# Some consequences of an existence result by Kiguradze and Partsvania for singular Dirichlet problems

- Rubén Figueroa
^{1}Email author and - Rodrigo López Pouso
^{2}

**2014**:160

https://doi.org/10.1186/s13661-014-0160-0

© Figueroa and Lópaez Pouso; licensee Springer 2014

**Received: **13 December 2013

**Accepted: **13 June 2014

**Published: **24 September 2014

## Abstract

A sharp theorem by Kiguradze and Partsvania ensures the existence of extremal solutions between given lower and upper solutions for singular Dirichlet problems. This paper has a twofold purpose: first, we present a new sufficient condition for one of Kiguradze and Partsvania’s assumptions, and we illustrate its applicability in the study of a new family of examples; second, we combine Kiguradze and Partsvania’s theorem with Heikkilä’s iterative technique to obtain a new result on the existence of extremal solutions for a more general class of discontinuous and singular functional boundary value problems. In particular, our framework includes classical equations with delay (or advance), singularities with respect to the independent variable, and implicit functional boundary conditions.

**MSC:** 34A12, 34A36.

## Keywords

## 1 Introduction and first results

We are going to review the results in a paper by Kiguradze and Partsvania [1] and then we are going to use them in the proof of a new more general existence result of extremal solutions for functional and singular second-order problems.

Our revision of the results in [1] is not merely a reproduction, as it includes some contributions of our own. Specifically, Proposition 1.1 provides us with a new sufficient condition for a technical assumption in [1], and we will use it in the analysis of a new family of examples.

- (i)
for all $(u,v)\in {\mathbb{R}}^{2}$ the mapping $t\in (a,b)\mapsto f(t,u,v)$ is measurable;

- (ii)
for almost all (a.a.) $t\in (a,b)$ the mapping $(u,v)\in {\mathbb{R}}^{2}\mapsto f(t,u,v)$ is continuous;

- (iii)for every $r>0$ the function defined almost everywhere by${f}_{r}^{\ast}(t)=max\left\{\right|f(t,u,v)|:|u|+|v|\le r\}$

is integrable on $[a+\epsilon ,b-\epsilon ]$ for every sufficiently small $\epsilon >0$.

Let $A{C}_{\mathrm{loc}}(a,b)$ denote the set of all real valued functions which are absolutely continuous over each compact subinterval of $(a,b)$.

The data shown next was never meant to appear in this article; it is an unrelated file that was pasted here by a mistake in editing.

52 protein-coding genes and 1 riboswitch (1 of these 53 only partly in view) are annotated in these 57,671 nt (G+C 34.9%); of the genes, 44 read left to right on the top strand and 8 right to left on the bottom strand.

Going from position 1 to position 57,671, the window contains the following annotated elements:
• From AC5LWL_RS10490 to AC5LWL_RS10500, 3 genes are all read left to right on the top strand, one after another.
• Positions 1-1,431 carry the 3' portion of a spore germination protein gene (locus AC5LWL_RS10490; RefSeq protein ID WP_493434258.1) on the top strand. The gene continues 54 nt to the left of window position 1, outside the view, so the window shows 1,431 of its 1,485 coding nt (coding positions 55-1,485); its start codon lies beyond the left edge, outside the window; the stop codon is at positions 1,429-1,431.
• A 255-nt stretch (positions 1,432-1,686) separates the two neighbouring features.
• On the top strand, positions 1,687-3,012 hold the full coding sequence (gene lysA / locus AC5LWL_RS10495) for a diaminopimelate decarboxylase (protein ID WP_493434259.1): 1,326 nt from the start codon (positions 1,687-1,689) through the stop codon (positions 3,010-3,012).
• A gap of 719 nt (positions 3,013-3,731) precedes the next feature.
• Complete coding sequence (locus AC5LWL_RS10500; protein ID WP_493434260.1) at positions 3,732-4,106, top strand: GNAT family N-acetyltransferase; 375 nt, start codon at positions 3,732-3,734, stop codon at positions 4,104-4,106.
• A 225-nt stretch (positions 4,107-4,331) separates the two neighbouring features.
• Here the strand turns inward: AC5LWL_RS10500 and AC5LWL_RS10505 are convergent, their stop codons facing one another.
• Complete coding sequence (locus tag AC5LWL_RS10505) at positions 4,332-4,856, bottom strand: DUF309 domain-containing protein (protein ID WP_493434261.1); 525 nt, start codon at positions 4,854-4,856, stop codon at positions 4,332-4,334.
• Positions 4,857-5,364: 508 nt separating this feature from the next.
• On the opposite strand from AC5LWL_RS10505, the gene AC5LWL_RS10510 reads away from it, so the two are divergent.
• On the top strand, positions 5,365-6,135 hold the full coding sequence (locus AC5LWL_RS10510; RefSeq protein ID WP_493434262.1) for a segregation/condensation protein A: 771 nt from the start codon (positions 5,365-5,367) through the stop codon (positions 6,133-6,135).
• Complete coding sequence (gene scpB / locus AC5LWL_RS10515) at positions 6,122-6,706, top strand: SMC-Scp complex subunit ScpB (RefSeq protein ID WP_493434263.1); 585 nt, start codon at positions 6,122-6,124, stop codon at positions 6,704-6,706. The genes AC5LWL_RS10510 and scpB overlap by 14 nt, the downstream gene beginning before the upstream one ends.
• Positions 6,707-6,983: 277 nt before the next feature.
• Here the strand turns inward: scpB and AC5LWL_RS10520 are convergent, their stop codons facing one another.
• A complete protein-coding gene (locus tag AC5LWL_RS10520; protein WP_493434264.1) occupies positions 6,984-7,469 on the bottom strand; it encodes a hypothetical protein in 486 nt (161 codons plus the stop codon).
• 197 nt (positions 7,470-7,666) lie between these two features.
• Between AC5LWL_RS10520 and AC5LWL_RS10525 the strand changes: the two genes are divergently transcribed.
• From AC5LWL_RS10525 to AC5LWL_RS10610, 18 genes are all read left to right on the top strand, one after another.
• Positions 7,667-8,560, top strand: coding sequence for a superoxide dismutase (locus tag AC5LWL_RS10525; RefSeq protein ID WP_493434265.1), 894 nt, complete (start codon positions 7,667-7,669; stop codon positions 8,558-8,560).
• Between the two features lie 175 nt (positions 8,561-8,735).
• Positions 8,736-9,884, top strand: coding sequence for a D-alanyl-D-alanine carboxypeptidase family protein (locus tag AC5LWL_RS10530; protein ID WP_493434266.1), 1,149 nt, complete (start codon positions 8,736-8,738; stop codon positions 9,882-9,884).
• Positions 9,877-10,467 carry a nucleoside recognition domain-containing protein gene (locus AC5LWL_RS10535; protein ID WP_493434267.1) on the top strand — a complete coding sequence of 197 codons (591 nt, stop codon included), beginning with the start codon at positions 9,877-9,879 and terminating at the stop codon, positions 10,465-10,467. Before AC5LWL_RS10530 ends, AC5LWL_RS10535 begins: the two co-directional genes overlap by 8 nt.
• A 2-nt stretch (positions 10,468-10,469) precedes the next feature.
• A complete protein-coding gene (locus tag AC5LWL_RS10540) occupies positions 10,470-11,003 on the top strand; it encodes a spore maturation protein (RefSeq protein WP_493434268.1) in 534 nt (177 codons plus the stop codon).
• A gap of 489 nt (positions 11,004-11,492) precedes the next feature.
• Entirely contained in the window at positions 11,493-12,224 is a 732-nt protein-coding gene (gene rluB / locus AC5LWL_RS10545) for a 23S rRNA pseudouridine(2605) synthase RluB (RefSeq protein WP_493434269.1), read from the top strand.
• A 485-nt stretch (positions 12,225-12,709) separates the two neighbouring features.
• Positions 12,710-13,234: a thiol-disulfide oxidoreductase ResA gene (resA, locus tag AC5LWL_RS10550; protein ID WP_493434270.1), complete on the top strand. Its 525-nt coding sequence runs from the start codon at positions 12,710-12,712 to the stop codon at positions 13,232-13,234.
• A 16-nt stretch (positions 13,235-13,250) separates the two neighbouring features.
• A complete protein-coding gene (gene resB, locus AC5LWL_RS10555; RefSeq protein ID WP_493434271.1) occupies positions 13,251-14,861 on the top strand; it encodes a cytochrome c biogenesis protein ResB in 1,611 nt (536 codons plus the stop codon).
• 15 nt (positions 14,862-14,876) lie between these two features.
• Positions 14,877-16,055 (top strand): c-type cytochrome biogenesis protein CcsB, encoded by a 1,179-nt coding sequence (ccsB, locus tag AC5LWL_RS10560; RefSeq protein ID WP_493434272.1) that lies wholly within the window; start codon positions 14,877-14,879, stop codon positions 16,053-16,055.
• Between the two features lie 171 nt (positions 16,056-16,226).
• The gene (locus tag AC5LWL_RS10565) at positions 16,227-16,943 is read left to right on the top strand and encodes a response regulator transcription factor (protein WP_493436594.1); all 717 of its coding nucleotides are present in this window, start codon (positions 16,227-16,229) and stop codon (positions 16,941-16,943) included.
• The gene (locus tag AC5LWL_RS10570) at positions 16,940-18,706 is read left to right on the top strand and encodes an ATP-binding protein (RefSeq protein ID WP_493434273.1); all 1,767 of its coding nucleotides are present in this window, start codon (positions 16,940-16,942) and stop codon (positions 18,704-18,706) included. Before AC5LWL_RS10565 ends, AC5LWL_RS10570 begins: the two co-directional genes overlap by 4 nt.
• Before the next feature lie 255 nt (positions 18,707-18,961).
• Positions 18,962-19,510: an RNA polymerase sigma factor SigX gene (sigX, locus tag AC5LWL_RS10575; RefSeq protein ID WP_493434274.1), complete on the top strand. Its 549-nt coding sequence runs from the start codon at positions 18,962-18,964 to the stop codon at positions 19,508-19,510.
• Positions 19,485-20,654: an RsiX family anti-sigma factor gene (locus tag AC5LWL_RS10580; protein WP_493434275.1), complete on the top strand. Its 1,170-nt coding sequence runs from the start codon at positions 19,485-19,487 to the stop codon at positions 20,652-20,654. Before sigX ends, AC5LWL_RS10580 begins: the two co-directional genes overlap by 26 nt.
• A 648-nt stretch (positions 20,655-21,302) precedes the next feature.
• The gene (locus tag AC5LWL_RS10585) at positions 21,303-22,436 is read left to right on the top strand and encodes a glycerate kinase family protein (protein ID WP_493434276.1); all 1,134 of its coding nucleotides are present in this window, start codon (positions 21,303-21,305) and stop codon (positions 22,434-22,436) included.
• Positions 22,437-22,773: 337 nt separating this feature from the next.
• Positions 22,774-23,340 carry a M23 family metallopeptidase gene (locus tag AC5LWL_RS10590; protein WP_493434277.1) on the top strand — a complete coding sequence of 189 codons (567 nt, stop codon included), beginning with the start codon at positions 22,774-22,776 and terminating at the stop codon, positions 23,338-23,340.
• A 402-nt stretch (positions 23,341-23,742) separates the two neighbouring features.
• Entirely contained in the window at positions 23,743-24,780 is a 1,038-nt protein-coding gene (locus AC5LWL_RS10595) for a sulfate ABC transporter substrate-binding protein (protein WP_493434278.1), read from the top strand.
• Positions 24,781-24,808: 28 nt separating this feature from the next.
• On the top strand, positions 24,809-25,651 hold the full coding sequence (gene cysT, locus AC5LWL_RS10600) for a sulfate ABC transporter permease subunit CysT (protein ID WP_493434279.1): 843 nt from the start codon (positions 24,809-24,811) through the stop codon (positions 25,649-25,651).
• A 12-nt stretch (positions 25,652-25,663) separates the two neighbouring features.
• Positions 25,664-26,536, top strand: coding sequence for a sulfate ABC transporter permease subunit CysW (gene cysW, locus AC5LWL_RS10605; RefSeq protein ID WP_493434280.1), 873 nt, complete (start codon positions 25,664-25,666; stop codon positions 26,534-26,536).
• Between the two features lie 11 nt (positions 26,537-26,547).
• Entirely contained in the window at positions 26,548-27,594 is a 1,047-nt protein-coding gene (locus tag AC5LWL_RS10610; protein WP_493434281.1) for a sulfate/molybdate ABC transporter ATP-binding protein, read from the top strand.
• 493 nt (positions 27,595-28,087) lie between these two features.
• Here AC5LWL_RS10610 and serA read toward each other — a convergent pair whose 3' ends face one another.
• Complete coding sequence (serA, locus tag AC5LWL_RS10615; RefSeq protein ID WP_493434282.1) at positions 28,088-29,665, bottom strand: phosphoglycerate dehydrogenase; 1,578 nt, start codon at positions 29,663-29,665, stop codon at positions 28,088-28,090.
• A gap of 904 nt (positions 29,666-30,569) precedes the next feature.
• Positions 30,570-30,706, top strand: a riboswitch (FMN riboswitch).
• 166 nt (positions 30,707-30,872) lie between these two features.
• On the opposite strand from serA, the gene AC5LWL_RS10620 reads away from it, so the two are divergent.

### Definition 1.1

- (a)$\sigma \in A{C}_{\mathrm{loc}}(a,b)$ and ${\sigma}^{\prime}$ admits the representation${\sigma}^{\prime}(t)=\gamma (t)+{\gamma}_{0}(t),$

- (b)the inequality$f(t,\sigma (t),{\sigma}^{\prime}(t))\le {\sigma}^{\u2033}(t)\phantom{\rule{2em}{0ex}}(f(t,\sigma (t),{\sigma}^{\prime}(t))\ge {\sigma}^{\u2033}(t))$

- (c)the limits $\sigma ({a}^{+})$ and $\sigma ({b}^{-})$ exist and$\sigma \left({a}^{+}\right)\le {c}_{1},\phantom{\rule{2em}{0ex}}\sigma \left({b}^{-}\right)\le {c}_{2}\phantom{\rule{2em}{0ex}}(\sigma \left({a}^{+}\right)\ge {c}_{1},\sigma \left({b}^{-}\right)\ge {c}_{2}).$

The previous definitions are very general and allow downwards (upwards) corners in the graphs of the lower (upper) solutions. Readers are referred to [4]–[6] for similar definitions.

We say that $u:(a,b)\to \mathbb{R}$ is a solution of (1.1) if it is both a lower and an upper solution, and we are interested in solutions of (1.1) which are extremal in the following sense.

### Definition 1.2

Let $Y\subset A{C}_{\mathrm{loc}}(a,b)$.

We say that a solution $\stackrel{\u02c6}{u}$ of (1.1) is the greatest (smallest) solution of (1.1) in $Y$ if $\stackrel{\u02c6}{u}\in Y$ and $\stackrel{\u02c6}{u}\ge u$ ($\stackrel{\u02c6}{u}\le u$) on $(a,b)$ for any other solution $u\in Y$.

When both the smallest and the greatest solutions of (1.1) in $Y$ exist we call them the extremal solutions of (1.1) in $Y$.

The main result in [1] reads as follows.

### Theorem 1.1

[1], Theorem 1]

*Let*$f:(a,b)\times {\mathbb{R}}^{2}\to \mathbb{R}$

*be a function satisfying*(i), (ii),

*and*(iii)

*and assume that*${\sigma}_{1}$

*and*${\sigma}_{2}$

*are lower and upper solutions of*(1.1)

*such that*${\sigma}_{1}(t)\le {\sigma}_{2}(t)$

*for all*$t\in (a,b)$.

*If*$f\in B({\sigma}_{1},{\sigma}_{2})$,

*then*(1.1)

*has extremal solutions in the set*

The condition ‘$f\in B({\sigma}_{1},{\sigma}_{2})$’ is hard to check in practice. For that reason, the authors included some sufficient hypotheses which imply it. One of them is a one-sided Nagumo condition, in the spirit of [3]. The following is a slight modification of Corollary 1_{1} in [1].

### Corollary 1.1

*Assume that there exist*${\sigma}_{1}$, ${\sigma}_{2}$*which are*, *respectively*, *a lower and an upper solution of problem* (1.1) *such that*${\sigma}_{1}(t)\le {\sigma}_{2}(t)$*for all*$t\in (a,b)$*and that the following conditions hold*: